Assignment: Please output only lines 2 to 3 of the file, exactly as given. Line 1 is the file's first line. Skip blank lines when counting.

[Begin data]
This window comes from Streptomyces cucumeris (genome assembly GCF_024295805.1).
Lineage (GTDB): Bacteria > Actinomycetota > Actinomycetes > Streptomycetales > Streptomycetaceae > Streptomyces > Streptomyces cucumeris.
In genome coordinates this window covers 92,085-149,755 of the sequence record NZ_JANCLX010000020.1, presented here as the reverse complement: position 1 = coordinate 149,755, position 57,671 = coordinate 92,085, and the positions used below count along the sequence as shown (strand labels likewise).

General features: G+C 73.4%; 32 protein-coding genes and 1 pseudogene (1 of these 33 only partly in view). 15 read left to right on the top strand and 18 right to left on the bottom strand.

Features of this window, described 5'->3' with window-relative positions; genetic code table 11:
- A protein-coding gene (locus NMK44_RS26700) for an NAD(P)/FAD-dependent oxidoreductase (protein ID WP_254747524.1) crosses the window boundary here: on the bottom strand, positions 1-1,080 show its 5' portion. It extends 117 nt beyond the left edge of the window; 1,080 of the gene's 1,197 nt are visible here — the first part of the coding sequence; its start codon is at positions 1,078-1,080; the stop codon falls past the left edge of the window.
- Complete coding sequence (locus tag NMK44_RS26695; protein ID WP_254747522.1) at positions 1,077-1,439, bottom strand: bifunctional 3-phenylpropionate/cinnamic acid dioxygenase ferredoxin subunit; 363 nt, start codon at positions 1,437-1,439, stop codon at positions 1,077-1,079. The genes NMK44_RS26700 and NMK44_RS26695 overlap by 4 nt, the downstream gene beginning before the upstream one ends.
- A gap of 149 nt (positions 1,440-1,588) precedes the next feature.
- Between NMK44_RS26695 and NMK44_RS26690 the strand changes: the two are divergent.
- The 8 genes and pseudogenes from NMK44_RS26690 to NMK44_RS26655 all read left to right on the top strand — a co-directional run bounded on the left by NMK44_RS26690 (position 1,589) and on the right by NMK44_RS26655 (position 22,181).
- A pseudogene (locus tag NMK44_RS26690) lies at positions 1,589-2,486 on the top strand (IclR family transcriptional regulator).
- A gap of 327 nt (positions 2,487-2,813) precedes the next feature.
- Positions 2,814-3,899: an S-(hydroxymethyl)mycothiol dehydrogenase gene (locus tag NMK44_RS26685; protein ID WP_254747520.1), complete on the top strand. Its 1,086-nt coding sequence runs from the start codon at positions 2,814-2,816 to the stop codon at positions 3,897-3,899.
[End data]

Lineage (GTDB): Bacteria > Actinomycetota > Actinomycetes > Streptomycetales > Streptomycetaceae > Streptomyces > Streptomyces cucumeris.
In genome coordinates this window covers 92,085-149,755 of the sequence record NZ_JANCLX010000020.1, presented here as the reverse complement: position 1 = coordinate 149,755, position 57,671 = coordinate 92,085, and the positions used below count along the sequence as shown (strand labels likewise).